ummm... you mean resolution
I would still say go for lots of pixels
print size and distance are important - no argument there
but with more pixels - it will will be easier to digitally manipulate, enhance etc, the downside being needing a fairly capable computer to manipulate such large files.

however you raise the issue of filtering
anishakaul - you will need a brand of camera that has a good range of lens accessories :- filters, hoods etc


floppy
 
Old 12-29-2009, 07:36 AM   #10
pixellany
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The pixel count sets the upper limit on resolution. Once you have "enough" pixels, then other factors dominate. Within any given design, there is always a balance, and improving any particular parameter will not help overall performance. There have been quite a few articles recently arguing that there is too much marketing emphasis on the pixel count.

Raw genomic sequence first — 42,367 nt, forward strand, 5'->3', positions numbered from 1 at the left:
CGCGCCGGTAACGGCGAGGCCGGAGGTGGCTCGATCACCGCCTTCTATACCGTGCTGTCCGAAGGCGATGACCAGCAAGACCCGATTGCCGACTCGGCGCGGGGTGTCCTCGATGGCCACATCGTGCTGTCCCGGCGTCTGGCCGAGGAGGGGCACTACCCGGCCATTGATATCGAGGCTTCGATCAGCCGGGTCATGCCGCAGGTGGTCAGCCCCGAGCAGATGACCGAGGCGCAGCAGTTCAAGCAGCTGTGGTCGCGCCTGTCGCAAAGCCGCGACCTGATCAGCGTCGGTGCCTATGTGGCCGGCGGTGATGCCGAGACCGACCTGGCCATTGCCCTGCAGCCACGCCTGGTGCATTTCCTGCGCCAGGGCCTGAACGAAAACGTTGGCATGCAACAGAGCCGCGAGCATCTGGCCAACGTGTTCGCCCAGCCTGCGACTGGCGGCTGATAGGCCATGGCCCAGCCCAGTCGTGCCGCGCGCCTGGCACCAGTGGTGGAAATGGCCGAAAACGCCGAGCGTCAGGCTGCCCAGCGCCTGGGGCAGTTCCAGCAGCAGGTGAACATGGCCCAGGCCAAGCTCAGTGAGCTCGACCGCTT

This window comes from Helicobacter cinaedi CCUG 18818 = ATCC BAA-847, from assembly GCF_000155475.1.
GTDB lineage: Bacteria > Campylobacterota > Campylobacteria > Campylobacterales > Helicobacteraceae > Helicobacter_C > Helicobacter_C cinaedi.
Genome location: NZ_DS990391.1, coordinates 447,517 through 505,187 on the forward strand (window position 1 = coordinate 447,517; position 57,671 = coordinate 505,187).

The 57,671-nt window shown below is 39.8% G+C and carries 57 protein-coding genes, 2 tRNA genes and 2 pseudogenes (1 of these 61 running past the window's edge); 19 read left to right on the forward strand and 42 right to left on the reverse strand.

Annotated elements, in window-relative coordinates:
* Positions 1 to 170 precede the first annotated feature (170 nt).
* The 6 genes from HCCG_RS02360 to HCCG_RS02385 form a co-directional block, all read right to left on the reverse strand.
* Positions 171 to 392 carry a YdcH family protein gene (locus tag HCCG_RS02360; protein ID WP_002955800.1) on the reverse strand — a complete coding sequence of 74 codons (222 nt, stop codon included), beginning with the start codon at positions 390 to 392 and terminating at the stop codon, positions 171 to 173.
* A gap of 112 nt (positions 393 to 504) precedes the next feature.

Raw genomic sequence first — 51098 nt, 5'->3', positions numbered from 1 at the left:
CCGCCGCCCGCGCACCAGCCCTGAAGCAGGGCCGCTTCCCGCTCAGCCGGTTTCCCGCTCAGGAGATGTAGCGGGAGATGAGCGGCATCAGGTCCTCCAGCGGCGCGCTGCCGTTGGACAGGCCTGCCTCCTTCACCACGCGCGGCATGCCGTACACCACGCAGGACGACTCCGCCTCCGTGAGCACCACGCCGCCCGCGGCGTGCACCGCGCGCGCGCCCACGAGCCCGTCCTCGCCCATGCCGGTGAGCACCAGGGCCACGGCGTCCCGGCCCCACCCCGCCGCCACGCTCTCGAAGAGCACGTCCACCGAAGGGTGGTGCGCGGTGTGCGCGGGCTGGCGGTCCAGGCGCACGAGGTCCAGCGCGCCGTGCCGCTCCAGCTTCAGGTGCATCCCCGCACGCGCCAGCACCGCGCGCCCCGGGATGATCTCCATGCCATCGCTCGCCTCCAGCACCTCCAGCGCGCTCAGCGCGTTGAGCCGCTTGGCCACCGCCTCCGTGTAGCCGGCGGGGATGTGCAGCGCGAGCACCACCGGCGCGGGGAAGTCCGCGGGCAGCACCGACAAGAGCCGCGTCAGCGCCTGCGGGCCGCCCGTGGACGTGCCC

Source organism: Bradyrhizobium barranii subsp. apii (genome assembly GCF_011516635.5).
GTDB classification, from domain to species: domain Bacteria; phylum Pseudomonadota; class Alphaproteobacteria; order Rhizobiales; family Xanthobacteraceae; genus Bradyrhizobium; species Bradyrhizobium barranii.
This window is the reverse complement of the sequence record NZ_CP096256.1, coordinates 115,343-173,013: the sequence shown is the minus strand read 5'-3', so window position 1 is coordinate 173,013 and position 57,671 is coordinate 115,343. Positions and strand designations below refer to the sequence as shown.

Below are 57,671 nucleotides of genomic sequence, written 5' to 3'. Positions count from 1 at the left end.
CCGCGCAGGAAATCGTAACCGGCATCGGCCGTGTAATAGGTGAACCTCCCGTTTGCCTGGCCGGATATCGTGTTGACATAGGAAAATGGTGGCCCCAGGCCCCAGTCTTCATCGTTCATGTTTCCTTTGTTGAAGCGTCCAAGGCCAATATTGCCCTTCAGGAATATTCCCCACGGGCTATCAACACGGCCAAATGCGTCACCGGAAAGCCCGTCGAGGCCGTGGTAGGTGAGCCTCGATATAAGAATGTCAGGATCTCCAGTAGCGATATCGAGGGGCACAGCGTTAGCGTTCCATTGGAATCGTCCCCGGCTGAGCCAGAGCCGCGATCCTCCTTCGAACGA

For nature photography, think also about panorama stiching SW (free) and Printers (expensive)
 
Old 12-29-2009, 10:53 PM   #11
TheIndependentAquarius
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Quote:
Originally Posted by pixellany
For nature photography, think also about panorama stiching SW (free) and Printers (expensive)
I couldn't understand what is panorama stiching . I am not technically sound in camera things.

I don't know how much difference can be seen in the quality of image in case I purchase a camera costing $600 and a camera costing $450.

Kindly guide !
 
Old 12-29-2009, 10:57 PM   #12
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panorama stitching takes several pictures of the same general location (eg, you are at the beach and you take a picture of the right, center and left) and joins them into one, usually they dont look that great IMHO.
 
Old 12-29-2009, 11:04 PM   #13
TheIndependentAquarius